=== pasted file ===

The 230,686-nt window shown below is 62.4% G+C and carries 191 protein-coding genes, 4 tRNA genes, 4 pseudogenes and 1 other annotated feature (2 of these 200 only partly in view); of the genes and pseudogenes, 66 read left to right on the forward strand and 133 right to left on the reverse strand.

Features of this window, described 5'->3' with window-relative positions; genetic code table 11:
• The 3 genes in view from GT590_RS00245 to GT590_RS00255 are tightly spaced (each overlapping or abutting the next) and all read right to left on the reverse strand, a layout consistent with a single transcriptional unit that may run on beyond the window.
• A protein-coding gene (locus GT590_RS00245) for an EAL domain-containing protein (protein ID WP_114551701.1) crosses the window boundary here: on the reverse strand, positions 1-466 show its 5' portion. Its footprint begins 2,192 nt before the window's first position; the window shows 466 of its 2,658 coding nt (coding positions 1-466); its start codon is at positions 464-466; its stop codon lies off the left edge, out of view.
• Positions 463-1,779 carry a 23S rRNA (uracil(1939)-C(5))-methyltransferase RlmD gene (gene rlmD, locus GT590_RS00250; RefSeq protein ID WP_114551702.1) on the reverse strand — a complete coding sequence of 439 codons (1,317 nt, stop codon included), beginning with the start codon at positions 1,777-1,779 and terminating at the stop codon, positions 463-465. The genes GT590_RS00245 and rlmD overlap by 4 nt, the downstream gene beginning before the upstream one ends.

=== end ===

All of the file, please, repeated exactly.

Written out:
The 230,686-nt window shown below is 62.4% G+C and carries 191 protein-coding genes, 4 tRNA genes, 4 pseudogenes and 1 other annotated feature (2 of these 200 only partly in view); of the genes and pseudogenes, 66 read left to right on the forward strand and 133 right to left on the reverse strand.

Features of this window, described 5'->3' with window-relative positions; genetic code table 11:
• The 3 genes in view from GT590_RS00245 to GT590_RS00255 are tightly spaced (each overlapping or abutting the next) and all read right to left on the reverse strand, a layout consistent with a single transcriptional unit that may run on beyond the window.
• A protein-coding gene (locus GT590_RS00245) for an EAL domain-containing protein (protein ID WP_114551701.1) crosses the window boundary here: on the reverse strand, positions 1-466 show its 5' portion. Its footprint begins 2,192 nt before the window's first position; the window shows 466 of its 2,658 coding nt (coding positions 1-466); its start codon is at positions 464-466; its stop codon lies off the left edge, out of view.
• Positions 463-1,779 carry a 23S rRNA (uracil(1939)-C(5))-methyltransferase RlmD gene (gene rlmD, locus GT590_RS00250; RefSeq protein ID WP_114551702.1) on the reverse strand — a complete coding sequence of 439 codons (1,317 nt, stop codon included), beginning with the start codon at positions 1,777-1,779 and terminating at the stop codon, positions 463-465. The genes GT590_RS00245 and rlmD overlap by 4 nt, the downstream gene beginning before the upstream one ends.